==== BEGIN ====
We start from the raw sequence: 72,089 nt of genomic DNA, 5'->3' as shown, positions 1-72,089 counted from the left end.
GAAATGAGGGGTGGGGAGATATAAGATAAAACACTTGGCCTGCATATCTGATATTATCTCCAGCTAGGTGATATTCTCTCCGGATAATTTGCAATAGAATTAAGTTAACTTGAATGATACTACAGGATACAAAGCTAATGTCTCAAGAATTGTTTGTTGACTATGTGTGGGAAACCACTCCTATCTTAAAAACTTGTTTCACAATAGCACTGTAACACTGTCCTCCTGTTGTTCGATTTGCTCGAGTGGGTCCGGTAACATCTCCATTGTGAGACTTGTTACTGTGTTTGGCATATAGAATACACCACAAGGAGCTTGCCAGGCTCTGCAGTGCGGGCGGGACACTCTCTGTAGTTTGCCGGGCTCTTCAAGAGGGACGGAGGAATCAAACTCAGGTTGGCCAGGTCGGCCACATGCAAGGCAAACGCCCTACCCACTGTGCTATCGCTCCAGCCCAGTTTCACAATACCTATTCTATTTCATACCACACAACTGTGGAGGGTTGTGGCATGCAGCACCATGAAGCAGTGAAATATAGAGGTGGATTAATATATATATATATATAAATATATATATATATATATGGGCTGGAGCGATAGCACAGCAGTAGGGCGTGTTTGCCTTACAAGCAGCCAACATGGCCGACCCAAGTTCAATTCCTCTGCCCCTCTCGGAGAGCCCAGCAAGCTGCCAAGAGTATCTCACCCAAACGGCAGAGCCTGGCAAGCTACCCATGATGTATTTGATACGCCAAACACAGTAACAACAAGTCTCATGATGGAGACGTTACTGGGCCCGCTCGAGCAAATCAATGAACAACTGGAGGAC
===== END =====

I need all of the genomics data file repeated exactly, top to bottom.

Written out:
We start from the raw sequence: 72,089 nt of genomic DNA, 5'->3' as shown, positions 1-72,089 counted from the left end.
GAAATGAGGGGTGGGGAGATATAAGATAAAACACTTGGCCTGCATATCTGATATTATCTCCAGCTAGGTGATATTCTCTCCGGATAATTTGCAATAGAATTAAGTTAACTTGAATGATACTACAGGATACAAAGCTAATGTCTCAAGAATTGTTTGTTGACTATGTGTGGGAAACCACTCCTATCTTAAAAACTTGTTTCACAATAGCACTGTAACACTGTCCTCCTGTTGTTCGATTTGCTCGAGTGGGTCCGGTAACATCTCCATTGTGAGACTTGTTACTGTGTTTGGCATATAGAATACACCACAAGGAGCTTGCCAGGCTCTGCAGTGCGGGCGGGACACTCTCTGTAGTTTGCCGGGCTCTTCAAGAGGGACGGAGGAATCAAACTCAGGTTGGCCAGGTCGGCCACATGCAAGGCAAACGCCCTACCCACTGTGCTATCGCTCCAGCCCAGTTTCACAATACCTATTCTATTTCATACCACACAACTGTGGAGGGTTGTGGCATGCAGCACCATGAAGCAGTGAAATATAGAGGTGGATTAATATATATATATATATAAATATATATATATATATATGGGCTGGAGCGATAGCACAGCAGTAGGGCGTGTTTGCCTTACAAGCAGCCAACATGGCCGACCCAAGTTCAATTCCTCTGCCCCTCTCGGAGAGCCCAGCAAGCTGCCAAGAGTATCTCACCCAAACGGCAGAGCCTGGCAAGCTACCCATGATGTATTTGATACGCCAAACACAGTAACAACAAGTCTCATGATGGAGACGTTACTGGGCCCGCTCGAGCAAATCAATGAACAACTGGAGGAC